One of the most meaningful connections we can experience is to connect with others on a deeper level and using our words is one of the best ways to do it.
Recently Minnesota State University, Mankato professor, Gwen Westerman, was awarded the title of Minnesota’s Poet Laureate. The poet laureate is expected to elevate the arts through several education-oriented events at schools and public libraries across the state. For Westerman, she wants to encourage as many voices as possible to engage in poetry outside of the Twin Cities.
“Artists move to Minnesota because they know how strongly supported the arts are,” said Westerman. “When we get away from the metro area, there are just as many poets and writers and artists who don’t necessarily get that kind of attention just because they’re not in the city.”
The journey to receiving this award started in March 2020.
Westerman received two nominations: one from MNSU English professor Geoff Herbach, and the other from a Minneapolis poet, Heid Erdrich.
Due to the COVID-19 epidemic, Westerman was not interviewed by Governor Tim Walz until July 2021 as one of three finalists to earn the title.
“It was about another month before I got a call from the governor and he let me know how excited he was to have me serve as the next poet laureate,” said Westerman. “I was at a loss for words, which doesn’t happen often.”
After the announcement on Sept. 9, Westerman was asked to speak at the 9/11 memorial at the Minnesota State Capitol. Before reading Billy Collins poem, titled “The Names” she prefaced that a poet’s work is purely observation.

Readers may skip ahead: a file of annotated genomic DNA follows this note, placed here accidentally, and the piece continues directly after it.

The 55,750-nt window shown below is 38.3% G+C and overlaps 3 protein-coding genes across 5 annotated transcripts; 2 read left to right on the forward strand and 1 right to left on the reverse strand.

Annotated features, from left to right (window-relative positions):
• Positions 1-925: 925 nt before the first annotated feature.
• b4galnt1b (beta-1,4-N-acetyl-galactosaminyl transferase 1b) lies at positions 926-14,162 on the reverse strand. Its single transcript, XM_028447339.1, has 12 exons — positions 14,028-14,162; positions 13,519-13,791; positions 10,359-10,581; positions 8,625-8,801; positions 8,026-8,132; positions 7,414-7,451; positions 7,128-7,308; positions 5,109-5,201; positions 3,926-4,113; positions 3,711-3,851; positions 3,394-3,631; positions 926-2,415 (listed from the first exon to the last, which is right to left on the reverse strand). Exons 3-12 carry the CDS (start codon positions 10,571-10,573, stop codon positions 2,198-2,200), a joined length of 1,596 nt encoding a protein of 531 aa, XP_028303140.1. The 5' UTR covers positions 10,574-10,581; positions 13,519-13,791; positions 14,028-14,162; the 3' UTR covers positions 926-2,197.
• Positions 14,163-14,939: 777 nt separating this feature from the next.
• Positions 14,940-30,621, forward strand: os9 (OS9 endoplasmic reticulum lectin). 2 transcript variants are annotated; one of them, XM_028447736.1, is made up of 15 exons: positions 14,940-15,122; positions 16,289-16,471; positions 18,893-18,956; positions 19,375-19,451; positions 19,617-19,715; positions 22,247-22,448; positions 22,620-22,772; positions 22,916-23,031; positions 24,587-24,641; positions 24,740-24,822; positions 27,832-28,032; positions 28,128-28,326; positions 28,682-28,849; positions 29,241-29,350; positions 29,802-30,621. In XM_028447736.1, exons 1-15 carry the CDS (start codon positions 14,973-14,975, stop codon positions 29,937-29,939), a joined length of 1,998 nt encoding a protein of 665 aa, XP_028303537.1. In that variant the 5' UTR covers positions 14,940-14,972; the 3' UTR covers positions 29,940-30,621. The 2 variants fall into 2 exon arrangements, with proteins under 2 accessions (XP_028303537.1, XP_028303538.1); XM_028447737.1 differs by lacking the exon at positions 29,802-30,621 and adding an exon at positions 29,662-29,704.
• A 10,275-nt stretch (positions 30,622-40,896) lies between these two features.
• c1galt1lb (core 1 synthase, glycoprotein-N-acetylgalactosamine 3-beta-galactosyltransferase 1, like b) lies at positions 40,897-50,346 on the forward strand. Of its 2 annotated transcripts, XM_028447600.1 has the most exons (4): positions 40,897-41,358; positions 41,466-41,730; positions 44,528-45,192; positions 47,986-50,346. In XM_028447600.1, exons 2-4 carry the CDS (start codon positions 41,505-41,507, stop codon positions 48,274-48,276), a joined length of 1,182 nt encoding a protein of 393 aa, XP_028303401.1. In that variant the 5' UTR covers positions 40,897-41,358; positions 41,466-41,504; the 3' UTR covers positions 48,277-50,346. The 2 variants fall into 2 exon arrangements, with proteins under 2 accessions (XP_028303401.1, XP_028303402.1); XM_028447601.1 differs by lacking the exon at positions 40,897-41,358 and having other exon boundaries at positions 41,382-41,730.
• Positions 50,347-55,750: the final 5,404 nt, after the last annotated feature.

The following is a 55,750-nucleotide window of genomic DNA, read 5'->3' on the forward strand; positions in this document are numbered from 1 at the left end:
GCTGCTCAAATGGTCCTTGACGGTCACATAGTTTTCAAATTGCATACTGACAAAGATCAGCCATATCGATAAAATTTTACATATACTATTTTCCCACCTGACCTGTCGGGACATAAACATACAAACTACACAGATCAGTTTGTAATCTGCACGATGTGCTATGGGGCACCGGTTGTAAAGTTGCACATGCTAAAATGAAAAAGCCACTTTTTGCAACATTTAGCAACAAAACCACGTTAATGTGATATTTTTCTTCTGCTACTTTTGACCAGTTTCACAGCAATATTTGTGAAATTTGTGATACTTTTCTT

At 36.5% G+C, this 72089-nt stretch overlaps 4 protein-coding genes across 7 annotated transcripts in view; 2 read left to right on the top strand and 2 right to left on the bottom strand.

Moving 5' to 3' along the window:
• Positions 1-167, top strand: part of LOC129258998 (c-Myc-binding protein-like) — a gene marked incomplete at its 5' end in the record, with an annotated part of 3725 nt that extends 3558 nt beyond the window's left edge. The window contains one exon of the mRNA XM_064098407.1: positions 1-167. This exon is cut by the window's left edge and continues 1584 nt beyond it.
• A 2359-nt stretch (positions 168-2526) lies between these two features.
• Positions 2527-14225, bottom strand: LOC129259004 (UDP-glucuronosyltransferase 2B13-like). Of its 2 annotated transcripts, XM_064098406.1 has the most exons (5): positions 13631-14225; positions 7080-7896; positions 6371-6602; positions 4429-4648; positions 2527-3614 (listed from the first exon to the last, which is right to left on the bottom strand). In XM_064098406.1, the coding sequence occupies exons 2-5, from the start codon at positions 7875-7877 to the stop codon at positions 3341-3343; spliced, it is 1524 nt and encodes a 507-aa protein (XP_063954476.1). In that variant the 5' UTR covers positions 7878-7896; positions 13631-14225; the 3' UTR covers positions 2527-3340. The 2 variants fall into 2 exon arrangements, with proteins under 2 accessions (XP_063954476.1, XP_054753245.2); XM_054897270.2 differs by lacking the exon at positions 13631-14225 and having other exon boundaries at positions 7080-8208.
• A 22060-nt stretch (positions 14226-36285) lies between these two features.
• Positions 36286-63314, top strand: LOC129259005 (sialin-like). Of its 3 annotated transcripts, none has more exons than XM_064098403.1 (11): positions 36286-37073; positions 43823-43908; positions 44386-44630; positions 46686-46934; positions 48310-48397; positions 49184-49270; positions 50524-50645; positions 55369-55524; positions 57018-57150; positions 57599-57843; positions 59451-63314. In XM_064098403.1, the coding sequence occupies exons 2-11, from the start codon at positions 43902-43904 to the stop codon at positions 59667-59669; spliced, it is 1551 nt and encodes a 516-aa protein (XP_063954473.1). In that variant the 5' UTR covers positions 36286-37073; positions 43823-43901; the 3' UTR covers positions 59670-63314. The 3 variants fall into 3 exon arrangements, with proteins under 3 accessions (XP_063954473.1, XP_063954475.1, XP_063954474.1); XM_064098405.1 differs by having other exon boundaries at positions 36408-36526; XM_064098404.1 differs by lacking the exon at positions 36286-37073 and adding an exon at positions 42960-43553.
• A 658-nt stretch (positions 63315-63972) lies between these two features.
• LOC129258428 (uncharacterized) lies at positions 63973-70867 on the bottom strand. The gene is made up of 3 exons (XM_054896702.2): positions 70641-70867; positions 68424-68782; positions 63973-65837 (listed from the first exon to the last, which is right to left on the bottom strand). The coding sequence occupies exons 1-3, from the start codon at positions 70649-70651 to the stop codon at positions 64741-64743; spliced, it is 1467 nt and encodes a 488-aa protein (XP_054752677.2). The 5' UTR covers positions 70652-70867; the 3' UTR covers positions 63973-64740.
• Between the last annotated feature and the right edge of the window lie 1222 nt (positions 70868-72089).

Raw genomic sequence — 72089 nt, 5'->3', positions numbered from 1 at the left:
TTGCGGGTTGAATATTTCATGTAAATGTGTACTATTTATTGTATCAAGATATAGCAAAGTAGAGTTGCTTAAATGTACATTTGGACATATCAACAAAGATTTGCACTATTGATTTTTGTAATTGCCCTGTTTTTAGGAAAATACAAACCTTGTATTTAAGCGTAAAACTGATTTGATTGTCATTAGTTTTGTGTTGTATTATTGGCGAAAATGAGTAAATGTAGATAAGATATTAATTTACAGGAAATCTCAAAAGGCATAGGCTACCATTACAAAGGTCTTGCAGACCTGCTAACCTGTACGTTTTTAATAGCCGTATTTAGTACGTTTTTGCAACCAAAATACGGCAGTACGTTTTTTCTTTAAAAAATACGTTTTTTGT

“[Poetry] is finding a way to put into words what’s in the hearts and minds of the people,” said Westerman. “I think that my job is to talk to as many people as I can and to encourage people to be artistic and celebrate with words.”
Westerman believes one of the causes of her nominations is in part of her poetry themes. She writes about her relationship with the land while incorporating her native Dakota language, a subject dear to her heart. While not knowing what the reader will take out of her poetry, she hopes her readers will take away what they need to hear from it.
“I write about what it means to me to be in this place where my father’s family and my Dakota ancestors have been for generations beyond generations,” said Westerman. “We can write about our everyday lives and make a connection with somebody who can see themselves in that writing.”
Westerman has left her mark not only on the state of Minnesota, but through her teaching in the classroom.
David Tack, a first year master of english literature student, was impacted by Westerman’s ability to create spaces of safe discomfort through learning that pushed him out of his comfort zone.
“She creates rich spaces for students to work through challenges posed by the curriculum and offers insight not only from years of study but also from experience,” said Tack. “She is the true teacher-scholar in practice.”
For Westerman, this is an honor of a lifetime. While not something she was anticipating, she is excited to help elevate poetry throughout Minnesota.
“To be acknowledged for my work as a poet at the state level is just a gift,” said Westerman. “We all do things that we love, but to be recognized for doing something that I value and treasure is just an honor that means a lot.”